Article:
Boy in a war zone
OWEN Domeney, who grew up at Flowerpot, never got to outgrow his nickname “Boy”.
He enlisted in World War I on his 17th birthday, in September 1916.
“Boy” lied about his age so he could join his two older brothers, William and Edward, who were already fighting in Europe.
He joined the 40th Battalion and was soon sent to Europe, first to the UK and then to France and Belgium.
He sent a letter home to his father on June 4, 1917: “Just a line or two to let you know I’m still going all right …”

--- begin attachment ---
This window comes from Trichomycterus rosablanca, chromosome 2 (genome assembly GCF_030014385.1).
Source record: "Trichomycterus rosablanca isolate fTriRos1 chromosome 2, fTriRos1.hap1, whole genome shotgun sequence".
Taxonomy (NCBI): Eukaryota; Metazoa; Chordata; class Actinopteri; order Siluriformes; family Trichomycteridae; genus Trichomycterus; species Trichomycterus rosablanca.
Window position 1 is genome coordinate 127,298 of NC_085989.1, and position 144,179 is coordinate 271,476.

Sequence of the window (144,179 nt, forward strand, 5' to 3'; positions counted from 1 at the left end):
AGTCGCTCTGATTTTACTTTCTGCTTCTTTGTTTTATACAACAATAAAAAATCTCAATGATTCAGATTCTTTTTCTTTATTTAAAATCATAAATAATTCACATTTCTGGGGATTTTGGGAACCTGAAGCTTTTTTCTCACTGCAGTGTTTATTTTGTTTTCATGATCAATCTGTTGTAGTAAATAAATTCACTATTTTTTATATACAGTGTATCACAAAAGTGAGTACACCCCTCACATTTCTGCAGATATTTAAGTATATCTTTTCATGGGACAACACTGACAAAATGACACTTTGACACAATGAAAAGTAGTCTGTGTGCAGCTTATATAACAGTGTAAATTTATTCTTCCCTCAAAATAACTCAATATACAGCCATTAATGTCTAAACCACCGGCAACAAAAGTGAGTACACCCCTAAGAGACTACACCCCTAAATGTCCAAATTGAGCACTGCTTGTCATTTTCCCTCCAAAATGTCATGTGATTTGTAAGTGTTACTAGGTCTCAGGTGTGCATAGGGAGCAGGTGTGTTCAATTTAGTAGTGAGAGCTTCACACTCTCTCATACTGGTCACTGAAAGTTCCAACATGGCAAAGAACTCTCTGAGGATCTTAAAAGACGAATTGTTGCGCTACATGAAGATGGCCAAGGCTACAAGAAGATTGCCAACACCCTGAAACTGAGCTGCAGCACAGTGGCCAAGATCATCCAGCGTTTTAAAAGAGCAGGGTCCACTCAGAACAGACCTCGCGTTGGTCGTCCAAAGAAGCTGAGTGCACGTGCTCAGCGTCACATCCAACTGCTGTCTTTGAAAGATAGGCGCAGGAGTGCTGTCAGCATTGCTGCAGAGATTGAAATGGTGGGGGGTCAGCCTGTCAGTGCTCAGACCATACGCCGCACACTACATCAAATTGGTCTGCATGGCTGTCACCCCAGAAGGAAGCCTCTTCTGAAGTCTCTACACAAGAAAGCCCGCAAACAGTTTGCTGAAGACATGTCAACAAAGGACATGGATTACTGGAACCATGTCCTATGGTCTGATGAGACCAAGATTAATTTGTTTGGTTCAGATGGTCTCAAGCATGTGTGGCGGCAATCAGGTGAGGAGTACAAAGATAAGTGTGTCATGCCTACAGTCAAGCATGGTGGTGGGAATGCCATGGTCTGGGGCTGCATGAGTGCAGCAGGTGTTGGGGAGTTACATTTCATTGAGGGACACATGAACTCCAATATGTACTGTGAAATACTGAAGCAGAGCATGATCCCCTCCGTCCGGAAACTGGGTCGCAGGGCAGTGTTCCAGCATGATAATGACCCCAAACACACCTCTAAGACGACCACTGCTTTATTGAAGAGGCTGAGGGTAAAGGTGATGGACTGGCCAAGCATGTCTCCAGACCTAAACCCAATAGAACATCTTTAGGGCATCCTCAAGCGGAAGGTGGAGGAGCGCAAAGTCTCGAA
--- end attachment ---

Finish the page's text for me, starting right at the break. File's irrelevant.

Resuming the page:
After a page of writing about hometown friends at war, Boy signs off with: “Hoping you’re keeping as well and fit as I am.”
Three days later, Boy was killed in battle at the German frontline near Messines, Belgium. He was 17 and nine months. Too young to fight, let alone die.
His name is engraved on a memorial at Ypres, and his mother wrote this epitaph:
“Not life but boyhood dreams lose I, to keep Australia free.”